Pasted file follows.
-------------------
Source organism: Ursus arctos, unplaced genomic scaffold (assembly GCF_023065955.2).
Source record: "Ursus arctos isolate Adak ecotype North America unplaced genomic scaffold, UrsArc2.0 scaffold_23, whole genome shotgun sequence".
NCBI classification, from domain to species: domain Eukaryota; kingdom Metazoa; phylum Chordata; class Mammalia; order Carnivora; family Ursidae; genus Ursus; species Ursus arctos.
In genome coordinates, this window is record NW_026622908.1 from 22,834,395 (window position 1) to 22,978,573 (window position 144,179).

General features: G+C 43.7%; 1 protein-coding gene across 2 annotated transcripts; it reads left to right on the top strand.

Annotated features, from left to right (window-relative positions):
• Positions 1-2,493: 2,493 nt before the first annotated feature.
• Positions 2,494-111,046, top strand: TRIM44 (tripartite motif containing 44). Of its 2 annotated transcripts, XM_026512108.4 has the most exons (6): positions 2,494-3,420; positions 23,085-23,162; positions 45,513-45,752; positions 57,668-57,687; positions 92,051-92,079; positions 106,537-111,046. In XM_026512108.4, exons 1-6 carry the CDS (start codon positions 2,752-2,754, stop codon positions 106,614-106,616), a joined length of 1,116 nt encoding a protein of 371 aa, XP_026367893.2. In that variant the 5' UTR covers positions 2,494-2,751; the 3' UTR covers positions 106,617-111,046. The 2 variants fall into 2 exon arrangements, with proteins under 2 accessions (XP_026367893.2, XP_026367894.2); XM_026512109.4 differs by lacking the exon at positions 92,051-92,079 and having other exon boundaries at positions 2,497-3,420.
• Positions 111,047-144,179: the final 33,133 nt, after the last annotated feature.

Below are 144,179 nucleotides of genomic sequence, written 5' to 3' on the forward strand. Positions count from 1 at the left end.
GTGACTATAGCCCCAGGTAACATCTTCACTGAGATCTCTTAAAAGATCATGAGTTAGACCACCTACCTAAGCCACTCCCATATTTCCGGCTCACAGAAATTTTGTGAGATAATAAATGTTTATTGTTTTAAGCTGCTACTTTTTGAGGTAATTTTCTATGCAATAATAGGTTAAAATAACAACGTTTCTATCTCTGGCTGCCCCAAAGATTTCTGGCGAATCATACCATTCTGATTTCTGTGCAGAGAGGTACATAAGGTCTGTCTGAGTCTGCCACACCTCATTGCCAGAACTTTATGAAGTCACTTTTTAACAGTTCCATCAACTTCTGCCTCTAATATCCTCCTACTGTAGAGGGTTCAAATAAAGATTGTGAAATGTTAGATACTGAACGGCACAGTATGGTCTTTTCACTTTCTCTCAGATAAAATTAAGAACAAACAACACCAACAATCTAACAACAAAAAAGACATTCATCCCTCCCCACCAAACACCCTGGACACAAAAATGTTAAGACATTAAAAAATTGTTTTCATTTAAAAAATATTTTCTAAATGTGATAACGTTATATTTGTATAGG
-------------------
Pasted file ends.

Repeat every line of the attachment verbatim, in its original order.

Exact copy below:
Source organism: Ursus arctos, unplaced genomic scaffold (assembly GCF_023065955.2).
Source record: "Ursus arctos isolate Adak ecotype North America unplaced genomic scaffold, UrsArc2.0 scaffold_23, whole genome shotgun sequence".
NCBI classification, from domain to species: domain Eukaryota; kingdom Metazoa; phylum Chordata; class Mammalia; order Carnivora; family Ursidae; genus Ursus; species Ursus arctos.
In genome coordinates, this window is record NW_026622908.1 from 22,834,395 (window position 1) to 22,978,573 (window position 144,179).

General features: G+C 43.7%; 1 protein-coding gene across 2 annotated transcripts; it reads left to right on the top strand.

Annotated features, from left to right (window-relative positions):
• Positions 1-2,493: 2,493 nt before the first annotated feature.
• Positions 2,494-111,046, top strand: TRIM44 (tripartite motif containing 44). Of its 2 annotated transcripts, XM_026512108.4 has the most exons (6): positions 2,494-3,420; positions 23,085-23,162; positions 45,513-45,752; positions 57,668-57,687; positions 92,051-92,079; positions 106,537-111,046. In XM_026512108.4, exons 1-6 carry the CDS (start codon positions 2,752-2,754, stop codon positions 106,614-106,616), a joined length of 1,116 nt encoding a protein of 371 aa, XP_026367893.2. In that variant the 5' UTR covers positions 2,494-2,751; the 3' UTR covers positions 106,617-111,046. The 2 variants fall into 2 exon arrangements, with proteins under 2 accessions (XP_026367893.2, XP_026367894.2); XM_026512109.4 differs by lacking the exon at positions 92,051-92,079 and having other exon boundaries at positions 2,497-3,420.
• Positions 111,047-144,179: the final 33,133 nt, after the last annotated feature.

Below are 144,179 nucleotides of genomic sequence, written 5' to 3' on the forward strand. Positions count from 1 at the left end.
GTGACTATAGCCCCAGGTAACATCTTCACTGAGATCTCTTAAAAGATCATGAGTTAGACCACCTACCTAAGCCACTCCCATATTTCCGGCTCACAGAAATTTTGTGAGATAATAAATGTTTATTGTTTTAAGCTGCTACTTTTTGAGGTAATTTTCTATGCAATAATAGGTTAAAATAACAACGTTTCTATCTCTGGCTGCCCCAAAGATTTCTGGCGAATCATACCATTCTGATTTCTGTGCAGAGAGGTACATAAGGTCTGTCTGAGTCTGCCACACCTCATTGCCAGAACTTTATGAAGTCACTTTTTAACAGTTCCATCAACTTCTGCCTCTAATATCCTCCTACTGTAGAGGGTTCAAATAAAGATTGTGAAATGTTAGATACTGAACGGCACAGTATGGTCTTTTCACTTTCTCTCAGATAAAATTAAGAACAAACAACACCAACAATCTAACAACAAAAAAGACATTCATCCCTCCCCACCAAACACCCTGGACACAAAAATGTTAAGACATTAAAAAATTGTTTTCATTTAAAAAATATTTTCTAAATGTGATAACGTTATATTTGTATAGG